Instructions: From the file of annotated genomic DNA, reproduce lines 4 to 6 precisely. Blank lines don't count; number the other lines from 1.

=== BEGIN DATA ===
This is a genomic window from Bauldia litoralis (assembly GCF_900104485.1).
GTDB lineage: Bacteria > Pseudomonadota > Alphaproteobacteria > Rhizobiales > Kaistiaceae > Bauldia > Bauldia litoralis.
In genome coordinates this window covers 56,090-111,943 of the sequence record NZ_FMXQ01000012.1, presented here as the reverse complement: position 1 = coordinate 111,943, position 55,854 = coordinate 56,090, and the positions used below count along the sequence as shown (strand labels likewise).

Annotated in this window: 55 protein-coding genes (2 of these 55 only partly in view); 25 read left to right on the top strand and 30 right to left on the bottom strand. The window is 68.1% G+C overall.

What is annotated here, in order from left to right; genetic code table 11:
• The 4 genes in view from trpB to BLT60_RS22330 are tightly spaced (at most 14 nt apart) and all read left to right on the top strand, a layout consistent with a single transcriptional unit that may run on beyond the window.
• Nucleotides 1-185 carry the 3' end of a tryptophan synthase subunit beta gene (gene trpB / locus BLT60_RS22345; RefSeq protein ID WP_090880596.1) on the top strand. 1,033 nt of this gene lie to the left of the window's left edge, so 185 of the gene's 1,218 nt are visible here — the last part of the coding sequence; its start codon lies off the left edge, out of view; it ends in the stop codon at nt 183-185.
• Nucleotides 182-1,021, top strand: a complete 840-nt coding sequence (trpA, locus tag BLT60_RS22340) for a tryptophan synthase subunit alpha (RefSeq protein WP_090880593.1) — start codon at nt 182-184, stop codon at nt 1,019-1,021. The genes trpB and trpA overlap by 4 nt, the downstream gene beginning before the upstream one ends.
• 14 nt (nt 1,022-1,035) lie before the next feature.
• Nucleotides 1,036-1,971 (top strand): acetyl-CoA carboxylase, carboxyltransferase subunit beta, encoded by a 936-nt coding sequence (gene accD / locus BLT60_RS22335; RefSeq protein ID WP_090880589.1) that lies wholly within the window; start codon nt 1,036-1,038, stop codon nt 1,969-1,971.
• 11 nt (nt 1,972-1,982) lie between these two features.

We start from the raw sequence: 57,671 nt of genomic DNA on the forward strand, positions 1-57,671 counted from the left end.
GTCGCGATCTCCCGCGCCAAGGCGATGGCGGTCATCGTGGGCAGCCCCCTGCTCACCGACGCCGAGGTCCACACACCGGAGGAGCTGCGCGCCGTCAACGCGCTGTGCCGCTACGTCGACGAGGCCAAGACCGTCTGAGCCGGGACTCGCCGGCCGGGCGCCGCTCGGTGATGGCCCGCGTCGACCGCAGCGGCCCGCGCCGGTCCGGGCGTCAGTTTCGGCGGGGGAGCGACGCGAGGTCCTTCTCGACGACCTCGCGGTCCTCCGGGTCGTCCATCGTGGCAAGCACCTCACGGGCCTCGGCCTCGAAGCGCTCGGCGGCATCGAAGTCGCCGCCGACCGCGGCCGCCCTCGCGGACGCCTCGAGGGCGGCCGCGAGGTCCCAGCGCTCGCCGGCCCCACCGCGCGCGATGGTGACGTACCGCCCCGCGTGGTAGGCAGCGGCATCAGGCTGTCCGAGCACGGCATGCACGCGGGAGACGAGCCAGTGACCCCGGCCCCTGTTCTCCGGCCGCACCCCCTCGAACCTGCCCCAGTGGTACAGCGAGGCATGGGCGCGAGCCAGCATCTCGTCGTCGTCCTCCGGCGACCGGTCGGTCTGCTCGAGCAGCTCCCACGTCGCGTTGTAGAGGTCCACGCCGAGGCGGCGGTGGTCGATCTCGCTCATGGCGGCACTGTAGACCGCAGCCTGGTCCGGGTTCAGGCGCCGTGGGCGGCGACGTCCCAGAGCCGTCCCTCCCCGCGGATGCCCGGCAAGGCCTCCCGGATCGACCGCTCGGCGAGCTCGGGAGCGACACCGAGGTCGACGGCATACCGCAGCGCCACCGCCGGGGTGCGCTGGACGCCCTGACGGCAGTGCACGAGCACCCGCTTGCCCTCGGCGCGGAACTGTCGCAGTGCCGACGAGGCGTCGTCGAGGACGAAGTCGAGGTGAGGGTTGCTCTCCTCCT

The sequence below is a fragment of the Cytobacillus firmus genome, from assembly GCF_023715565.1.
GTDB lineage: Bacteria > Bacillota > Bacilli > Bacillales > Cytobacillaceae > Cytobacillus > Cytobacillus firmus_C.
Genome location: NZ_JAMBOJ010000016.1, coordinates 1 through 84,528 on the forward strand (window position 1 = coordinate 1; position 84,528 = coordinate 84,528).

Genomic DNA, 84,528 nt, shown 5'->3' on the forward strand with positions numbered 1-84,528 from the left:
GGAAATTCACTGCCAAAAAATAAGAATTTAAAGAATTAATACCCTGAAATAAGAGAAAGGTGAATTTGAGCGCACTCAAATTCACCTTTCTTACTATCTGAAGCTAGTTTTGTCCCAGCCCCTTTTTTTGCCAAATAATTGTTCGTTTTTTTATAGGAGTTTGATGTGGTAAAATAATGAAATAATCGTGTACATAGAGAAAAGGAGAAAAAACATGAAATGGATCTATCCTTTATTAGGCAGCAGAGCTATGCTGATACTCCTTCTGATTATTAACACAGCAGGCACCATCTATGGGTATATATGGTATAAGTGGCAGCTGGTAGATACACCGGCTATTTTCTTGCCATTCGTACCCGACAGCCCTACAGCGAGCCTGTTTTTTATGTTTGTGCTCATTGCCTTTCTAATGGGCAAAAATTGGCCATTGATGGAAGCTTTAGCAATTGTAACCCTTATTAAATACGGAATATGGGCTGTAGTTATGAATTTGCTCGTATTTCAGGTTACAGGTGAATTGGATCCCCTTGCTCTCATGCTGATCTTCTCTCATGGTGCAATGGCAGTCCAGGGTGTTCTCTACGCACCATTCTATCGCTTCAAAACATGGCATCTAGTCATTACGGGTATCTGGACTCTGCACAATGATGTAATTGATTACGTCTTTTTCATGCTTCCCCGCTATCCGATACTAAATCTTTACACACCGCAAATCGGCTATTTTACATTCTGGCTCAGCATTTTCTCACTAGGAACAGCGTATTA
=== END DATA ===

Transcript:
Annotated in this window: 55 protein-coding genes (2 of these 55 only partly in view); 25 read left to right on the top strand and 30 right to left on the bottom strand. The window is 68.1% G+C overall.

What is annotated here, in order from left to right; genetic code table 11:
• The 4 genes in view from trpB to BLT60_RS22330 are tightly spaced (at most 14 nt apart) and all read left to right on the top strand, a layout consistent with a single transcriptional unit that may run on beyond the window.